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Between worlds : the art of Bill Traylor / Leslie Umberger ; with an introduction by Kerry James Marshall.

Umberger, Leslie, (author.). Marshall, Kerry James, 1955- (writer of introduction.). Smithsonian American Art Museum, (organizer,, host institution.).

Available copies

  • 1 of 1 copy available at Homer Library.

Current holds

0 current holds with 1 total copy.

Location Call Number Barcode Shelving Location Holdable? Status Due Date
Homer Public Library 709.0409 UMB 000154237 Nonfiction Place on copy / volume Available -

Record details

  • ISBN: 9780691182674
  • ISBN: 0691182671
  • Physical Description: 444 pages : illustrations, maps ; 30 cm
  • Publisher: Washington, DC : Smithsonian American Art Museum ; [2018]

Content descriptions

General Note:
"Published in conjunction with the exhibition of the same name, on view at the Smithsonian American Art Museum, Washington, DC, September 28, 2018-March 17, 2019"--Page after title page.
Bibliography, etc. Note:
Includes bibliographical references and index.
Formatted Contents Note:
Lenders to the exhibition -- Director's foreword -- Preface -- Notes to the reader -- The beatitudes of Bill Traylor / Kerry James Marshall -- Prologue -- The life of Bill Traylor -- Nineteenth-century Alabama and the world of Bill Traylor's parents -- Bill Traylor's adult life and family, 1880-1949 -- The art of Bill Traylor -- Early work, ca. 1939-1940: plates 4-70 -- Florescence, ca. 1940-1942: plates 71-197 -- Art in the final years, 1942-1949 -- Afterlife: the posthumous success of Bill Traylor's art: plates 198-204 -- Timeline and family trees -- List of plates -- Acknowledgments -- Notes -- Bibliography -- Image credits -- Index.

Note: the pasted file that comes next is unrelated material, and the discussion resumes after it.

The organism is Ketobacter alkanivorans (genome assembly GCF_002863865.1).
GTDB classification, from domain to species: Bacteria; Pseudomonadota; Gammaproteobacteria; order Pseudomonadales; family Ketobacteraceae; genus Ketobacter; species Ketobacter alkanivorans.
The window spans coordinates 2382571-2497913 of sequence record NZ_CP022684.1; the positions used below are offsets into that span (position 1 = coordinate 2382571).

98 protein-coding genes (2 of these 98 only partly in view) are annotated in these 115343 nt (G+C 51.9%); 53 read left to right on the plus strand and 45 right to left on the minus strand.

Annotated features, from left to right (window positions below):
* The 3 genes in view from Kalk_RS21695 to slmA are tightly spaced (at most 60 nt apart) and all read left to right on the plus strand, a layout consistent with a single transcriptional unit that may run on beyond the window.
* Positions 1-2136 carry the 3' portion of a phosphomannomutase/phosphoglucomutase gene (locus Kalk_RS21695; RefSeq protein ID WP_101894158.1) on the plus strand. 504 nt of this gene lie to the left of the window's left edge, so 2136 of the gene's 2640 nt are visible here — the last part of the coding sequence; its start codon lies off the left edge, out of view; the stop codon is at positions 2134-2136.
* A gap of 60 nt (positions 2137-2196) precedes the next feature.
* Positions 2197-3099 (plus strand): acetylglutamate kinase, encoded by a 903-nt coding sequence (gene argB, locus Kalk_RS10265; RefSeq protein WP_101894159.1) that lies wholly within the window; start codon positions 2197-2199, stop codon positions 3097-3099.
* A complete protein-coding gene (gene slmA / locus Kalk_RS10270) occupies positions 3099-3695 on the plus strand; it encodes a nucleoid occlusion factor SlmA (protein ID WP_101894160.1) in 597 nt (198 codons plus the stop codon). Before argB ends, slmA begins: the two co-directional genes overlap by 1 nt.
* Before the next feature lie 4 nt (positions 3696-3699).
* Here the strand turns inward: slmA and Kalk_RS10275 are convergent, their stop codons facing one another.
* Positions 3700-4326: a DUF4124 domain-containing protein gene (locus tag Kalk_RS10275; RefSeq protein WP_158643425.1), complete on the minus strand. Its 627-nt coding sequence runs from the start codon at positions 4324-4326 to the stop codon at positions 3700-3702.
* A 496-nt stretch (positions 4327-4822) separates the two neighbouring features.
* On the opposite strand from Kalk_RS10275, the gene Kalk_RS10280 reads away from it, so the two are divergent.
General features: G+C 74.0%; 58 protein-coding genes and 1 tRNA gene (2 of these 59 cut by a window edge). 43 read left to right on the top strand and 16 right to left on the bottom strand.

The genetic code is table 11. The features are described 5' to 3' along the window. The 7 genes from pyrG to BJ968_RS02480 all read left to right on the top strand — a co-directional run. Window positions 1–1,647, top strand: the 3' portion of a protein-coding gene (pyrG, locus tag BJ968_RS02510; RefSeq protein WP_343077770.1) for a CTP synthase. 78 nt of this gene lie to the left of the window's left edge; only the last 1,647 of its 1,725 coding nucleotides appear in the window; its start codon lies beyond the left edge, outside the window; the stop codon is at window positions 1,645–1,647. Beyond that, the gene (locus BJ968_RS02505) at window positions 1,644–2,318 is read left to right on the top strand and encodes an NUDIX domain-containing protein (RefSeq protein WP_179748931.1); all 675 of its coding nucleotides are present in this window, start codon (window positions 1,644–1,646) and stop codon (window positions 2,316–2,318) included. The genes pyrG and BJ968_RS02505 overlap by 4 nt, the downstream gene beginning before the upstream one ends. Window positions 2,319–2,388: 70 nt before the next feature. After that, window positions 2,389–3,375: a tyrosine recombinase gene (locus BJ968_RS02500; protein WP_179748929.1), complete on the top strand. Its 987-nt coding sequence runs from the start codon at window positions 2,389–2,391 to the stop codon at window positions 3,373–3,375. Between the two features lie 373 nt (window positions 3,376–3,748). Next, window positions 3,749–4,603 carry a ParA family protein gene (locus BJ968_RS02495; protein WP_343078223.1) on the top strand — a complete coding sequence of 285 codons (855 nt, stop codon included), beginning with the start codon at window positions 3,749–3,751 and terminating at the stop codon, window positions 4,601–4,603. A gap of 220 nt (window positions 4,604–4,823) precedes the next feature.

Summary, etc.:
"Bill Traylor (ca. 1853-1949) is regarded today as one of the most important American artists of the twentieth century. A black man born into slavery in Alabama, he was an eyewitness to history--the Civil War, Emancipation, Reconstruction, Jim Crow segregation, the Great Migration, and the steady rise of African American urban culture in the South. Traylor would not live to see the civil rights movement, but he was among those who laid its foundation. Starting around 1939, Traylor--by then in his late eighties and living on the streets of Montgomery--took up pencil and paintbrush to attest to his existence and point of view. In keeping with this radical step, the paintings and drawings he made are visually striking and politically assertive; they include simple yet powerful distillations of tales and memories as well as spare, vibrantly colored abstractions. When Traylor died, he left behind more than one thousand works of art. In Between Worlds: The Art of Bill Traylor, Leslie Umberger considers more than two hundred artworks to provide the most comprehensive and in-depth study of the artist to date; she examines his life, art, and powerful drive to bear witness through the only means he had, pictures. The author draws on a wealth of historical documents--including federal and state census records, birth and death certificates, slave schedules, and interviews with family members-- to clarify the record of Traylor's personal history and family life. The story of his art opens in the late 1930s, when Traylor first received attention for his pencil drawings on found board, and concludes with the posthumous success of his oeuvre"-- Provided by publisher.
Subject: Traylor, Bill, 1854-1949 > Exhibitions.
Outsider art > United States > Exhibitions.
ART > Folk & Outsider Art.
ART > American > African American.
ART > American > General.
ART > History > Modern (late 19th Century to 1945)
BIOGRAPHY & AUTOBIOGRAPHY > Artists, Architects, Photographers.
Traylor, Bill, 1854-1949.
Outsider art.
United States.
Genre: Exhibition catalogs.
Exhibition catalogs.
Exhibition catalogs.